Wikivoyage talk:One-liner listings

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Relaxing the rules a bit[edit]

I'd like to consider relaxing the "preferably one phrase" rule for regions, and maybe even districts. One could even argue for relaxing it for cities at the lowest levels of the hierarchy only.

Why? Well, let's look at something like New York (state). Would single-phrase descriptions really give a traveler any sort of way to make a choice among the regions? Sure, at the continent level, these things are just navigation tools, but at lower levels of the hierarchy, the traveler might have some idea what area he wants to visit (say, New York State) but not know what the various travel sub-regions of the area have to offer. Yes, he can (and should) click through to find out all the details, but it seems to me that the descriptive text on the super-region page can help him narrow down his choices. I think the regionlist template also looks far better with complete sentences than with simple phrases uncapitalized and unpunctuated:

several quaint, historic towns and one BigCity


With almost a dozen quaint, historic towns scattered among rolling hills and valleys, Subregion is a great place to explore after visiting the National Basketweaving Hall of Fame in BigCity.

I can see the logic behind keeping descriptions short for our lists of "Cites" and "Other Destinations", which are used for navigation only, but I think a sentence or two is much more useful to the traveler when we're talking about complete lists that the traveler must choose from to descend in the hierarchy.

-- (WT-en) LtPowers 12:00, 28 October 2009 (EDT)

If we could perhaps agree first that the description (be it one line or more) is a sentence (i.e it starts with a capital and ends with a full stop) then that would be a step forward I believe. Those uncapitalised, unpunctuated phrases have always looked very odd to me and I am sure I have (unintentionally) written proper sentences instead in some regional articles. I think LtPowers makes a very good point and that two sentences could be appropriate at times. --(WT-en) Burmesedays 12:15, 28 October 2009 (EDT)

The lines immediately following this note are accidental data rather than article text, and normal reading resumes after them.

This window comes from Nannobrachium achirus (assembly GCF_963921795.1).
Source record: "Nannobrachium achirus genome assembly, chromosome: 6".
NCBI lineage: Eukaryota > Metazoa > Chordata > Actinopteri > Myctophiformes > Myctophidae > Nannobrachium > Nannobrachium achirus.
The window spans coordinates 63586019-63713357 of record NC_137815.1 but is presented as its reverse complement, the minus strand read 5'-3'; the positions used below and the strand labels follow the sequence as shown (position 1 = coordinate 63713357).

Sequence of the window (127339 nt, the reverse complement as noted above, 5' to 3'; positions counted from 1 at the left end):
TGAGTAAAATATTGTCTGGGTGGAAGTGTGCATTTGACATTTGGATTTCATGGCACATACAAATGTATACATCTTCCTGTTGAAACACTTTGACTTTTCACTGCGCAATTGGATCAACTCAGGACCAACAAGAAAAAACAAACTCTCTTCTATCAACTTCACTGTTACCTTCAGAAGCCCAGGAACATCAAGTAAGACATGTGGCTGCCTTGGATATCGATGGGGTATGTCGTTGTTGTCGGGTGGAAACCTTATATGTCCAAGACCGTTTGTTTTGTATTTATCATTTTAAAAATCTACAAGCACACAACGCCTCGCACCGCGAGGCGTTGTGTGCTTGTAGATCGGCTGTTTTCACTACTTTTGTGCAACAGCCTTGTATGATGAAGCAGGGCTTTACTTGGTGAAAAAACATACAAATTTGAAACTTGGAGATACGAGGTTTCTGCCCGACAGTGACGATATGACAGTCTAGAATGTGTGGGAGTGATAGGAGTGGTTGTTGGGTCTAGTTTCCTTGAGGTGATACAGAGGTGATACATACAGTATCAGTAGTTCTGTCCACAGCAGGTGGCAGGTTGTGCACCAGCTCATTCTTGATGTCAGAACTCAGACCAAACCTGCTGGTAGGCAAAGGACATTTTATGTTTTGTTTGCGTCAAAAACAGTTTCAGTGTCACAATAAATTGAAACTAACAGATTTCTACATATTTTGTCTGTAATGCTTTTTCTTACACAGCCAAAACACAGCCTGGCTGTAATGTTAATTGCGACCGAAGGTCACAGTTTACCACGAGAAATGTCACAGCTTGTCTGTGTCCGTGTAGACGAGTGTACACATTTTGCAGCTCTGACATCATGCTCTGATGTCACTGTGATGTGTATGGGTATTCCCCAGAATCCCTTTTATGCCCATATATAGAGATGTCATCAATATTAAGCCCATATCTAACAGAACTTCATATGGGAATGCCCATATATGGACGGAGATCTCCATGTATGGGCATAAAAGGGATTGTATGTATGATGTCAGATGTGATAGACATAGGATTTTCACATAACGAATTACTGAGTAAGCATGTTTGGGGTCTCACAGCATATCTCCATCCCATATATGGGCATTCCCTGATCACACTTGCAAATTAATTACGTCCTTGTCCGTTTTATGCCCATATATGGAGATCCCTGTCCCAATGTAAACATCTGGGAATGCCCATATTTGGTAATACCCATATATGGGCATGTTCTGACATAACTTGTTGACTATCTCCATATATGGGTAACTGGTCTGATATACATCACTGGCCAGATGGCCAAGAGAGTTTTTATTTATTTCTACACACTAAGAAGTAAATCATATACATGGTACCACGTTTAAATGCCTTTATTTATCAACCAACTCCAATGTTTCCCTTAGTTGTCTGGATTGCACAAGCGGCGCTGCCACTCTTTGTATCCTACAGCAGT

I still prefer them in phrase "form." The second subregion description LtPowers used would be fine, IMO, if the period were removed and the first letter "de-capitalized." The point is simply to avoid having too much information included in the regions, cities, and ODs sections (since they are there only for quick navigation) when that information belongs properly in the see, do, buy, eat, drink, and sleep sections. For whatever reason, there has always been a general impulse to cram everything into the one liner lists, and I think this policy has been useful in deterring that. It's a fairly minor point, though, so I won't be inflexible; let the discussion continue ;) --(WT-en) Peter Talk 19:42, 28 October 2009 (EDT)
I totally agree in cases where they are only used for quick navigation. But my contention is that they should be used to impart actual, useful travel information in the article immediately above them in the hierarchy. And this just looks silly and unprofessional to me:
with almost a dozen quaint, historic towns scattered among rolling hills and valleys, Subregion is a great place to explore after visiting the National Basketweaving Hall of Fame in BigCity
-- (WT-en) LtPowers 22:24, 28 October 2009 (EDT)
We already have some pages like the second proposal, and I agree that it look much better. See Chugoku. It's still technically a one-liner for each prefecture listed, but there is enough to hint at the flavor of each. I also like the capitalization and period on this page. (WT-en) ChubbyWimbus 22:50, 28 October 2009 (EDT)
I think I'm a holdout here, so I'll go with the majority for the change to sentence form. How is this language: One-liner descriptions should be brief and to the point, preferably no more than one sentence. Further detail about the destination belongs should go in the rest of the article, as well as the article for the destination in question. --(WT-en) Peter Talk 22:31, 22 December 2009 (EST)
Well, for the record, I have no problem with short, fragmentary sentences for City and Other Destination lists in higher levels of the hierarchy. I think we should make that distinction. (WT-en) LtPowers 09:18, 23 December 2009 (EST)
I'm pretty sure that "*[[Maputo]] — the capital and largest city." is a complete sentence, with the mdash standing in for "is" (I could be mixing up Russian & English grammar, though). So basically the only change I'm now suggesting is to add periods to the end.
The regionlist template uses a wholly different form, where the description is on a different line than the name, and therefore is more appropriately capitalized.
As to relatively how much description to give where and when, within the confines of just one, at the most two sentences, I'd rather leave that to discretion, and I think we'll wind up achieving the result you are looking for. --(WT-en) Peter Talk 14:15, 23 December 2009 (EST)